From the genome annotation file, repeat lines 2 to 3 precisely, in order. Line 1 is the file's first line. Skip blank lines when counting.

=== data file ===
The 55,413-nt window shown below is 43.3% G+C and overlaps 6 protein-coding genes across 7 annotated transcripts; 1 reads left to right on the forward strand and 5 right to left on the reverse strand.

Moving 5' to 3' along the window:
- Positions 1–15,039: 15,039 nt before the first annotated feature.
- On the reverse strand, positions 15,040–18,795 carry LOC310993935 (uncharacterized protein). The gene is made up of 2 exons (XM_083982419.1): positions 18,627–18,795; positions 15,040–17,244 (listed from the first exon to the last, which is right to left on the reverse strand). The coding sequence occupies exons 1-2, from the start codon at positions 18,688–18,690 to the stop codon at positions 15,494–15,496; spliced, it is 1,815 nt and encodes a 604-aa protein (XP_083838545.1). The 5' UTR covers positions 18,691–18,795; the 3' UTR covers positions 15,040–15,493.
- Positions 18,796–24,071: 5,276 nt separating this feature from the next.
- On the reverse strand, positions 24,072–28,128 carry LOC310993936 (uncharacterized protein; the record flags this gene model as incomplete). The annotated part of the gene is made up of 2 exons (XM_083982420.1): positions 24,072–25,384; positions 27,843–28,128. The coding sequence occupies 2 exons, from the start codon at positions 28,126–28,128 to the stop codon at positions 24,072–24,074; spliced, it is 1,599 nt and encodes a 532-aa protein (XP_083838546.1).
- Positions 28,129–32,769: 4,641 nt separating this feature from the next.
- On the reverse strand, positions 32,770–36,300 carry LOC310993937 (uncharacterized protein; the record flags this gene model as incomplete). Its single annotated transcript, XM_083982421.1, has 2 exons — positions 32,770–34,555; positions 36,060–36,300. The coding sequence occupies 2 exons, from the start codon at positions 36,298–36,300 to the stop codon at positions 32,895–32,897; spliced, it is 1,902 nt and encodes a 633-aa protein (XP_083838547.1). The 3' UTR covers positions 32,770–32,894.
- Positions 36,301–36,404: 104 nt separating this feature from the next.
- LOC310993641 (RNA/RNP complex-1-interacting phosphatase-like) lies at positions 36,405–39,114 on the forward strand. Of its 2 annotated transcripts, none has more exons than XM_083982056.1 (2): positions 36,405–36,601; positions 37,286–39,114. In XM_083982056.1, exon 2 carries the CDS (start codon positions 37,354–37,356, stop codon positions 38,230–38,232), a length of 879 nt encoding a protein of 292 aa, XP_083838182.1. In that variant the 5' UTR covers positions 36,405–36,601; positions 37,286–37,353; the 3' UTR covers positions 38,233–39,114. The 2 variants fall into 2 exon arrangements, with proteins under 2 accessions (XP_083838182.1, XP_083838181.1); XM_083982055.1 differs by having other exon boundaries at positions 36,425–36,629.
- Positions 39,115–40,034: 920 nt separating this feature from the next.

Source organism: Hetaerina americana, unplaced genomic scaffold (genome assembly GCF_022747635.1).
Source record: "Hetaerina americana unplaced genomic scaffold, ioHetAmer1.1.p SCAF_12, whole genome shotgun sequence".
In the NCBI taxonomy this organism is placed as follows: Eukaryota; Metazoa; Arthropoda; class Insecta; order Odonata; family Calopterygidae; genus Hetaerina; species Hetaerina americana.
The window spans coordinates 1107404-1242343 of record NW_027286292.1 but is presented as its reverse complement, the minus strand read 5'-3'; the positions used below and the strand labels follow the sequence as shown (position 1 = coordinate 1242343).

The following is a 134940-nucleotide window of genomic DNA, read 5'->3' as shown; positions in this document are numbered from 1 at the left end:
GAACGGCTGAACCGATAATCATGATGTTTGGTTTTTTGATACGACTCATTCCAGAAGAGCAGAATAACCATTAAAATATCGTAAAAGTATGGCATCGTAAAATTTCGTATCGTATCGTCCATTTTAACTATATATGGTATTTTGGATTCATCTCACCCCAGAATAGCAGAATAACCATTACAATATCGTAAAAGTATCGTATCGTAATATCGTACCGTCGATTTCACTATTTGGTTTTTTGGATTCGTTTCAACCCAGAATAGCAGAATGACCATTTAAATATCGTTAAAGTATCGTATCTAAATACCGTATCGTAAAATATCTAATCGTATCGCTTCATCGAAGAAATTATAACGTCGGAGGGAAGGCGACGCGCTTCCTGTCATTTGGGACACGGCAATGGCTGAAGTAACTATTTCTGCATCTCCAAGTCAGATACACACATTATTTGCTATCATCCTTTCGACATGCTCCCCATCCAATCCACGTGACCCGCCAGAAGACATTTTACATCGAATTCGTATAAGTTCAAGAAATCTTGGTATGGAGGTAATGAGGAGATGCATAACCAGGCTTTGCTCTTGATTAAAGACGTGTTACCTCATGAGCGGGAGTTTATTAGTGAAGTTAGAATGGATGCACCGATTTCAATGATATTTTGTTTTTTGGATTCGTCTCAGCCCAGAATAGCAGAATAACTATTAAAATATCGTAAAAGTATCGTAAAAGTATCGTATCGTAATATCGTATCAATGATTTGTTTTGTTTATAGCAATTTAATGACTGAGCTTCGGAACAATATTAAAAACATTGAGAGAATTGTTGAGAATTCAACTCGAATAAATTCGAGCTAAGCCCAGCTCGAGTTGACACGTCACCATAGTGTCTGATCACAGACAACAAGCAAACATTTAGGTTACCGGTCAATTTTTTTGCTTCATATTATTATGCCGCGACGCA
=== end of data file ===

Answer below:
Moving 5' to 3' along the window:
- Positions 1–15,039: 15,039 nt before the first annotated feature.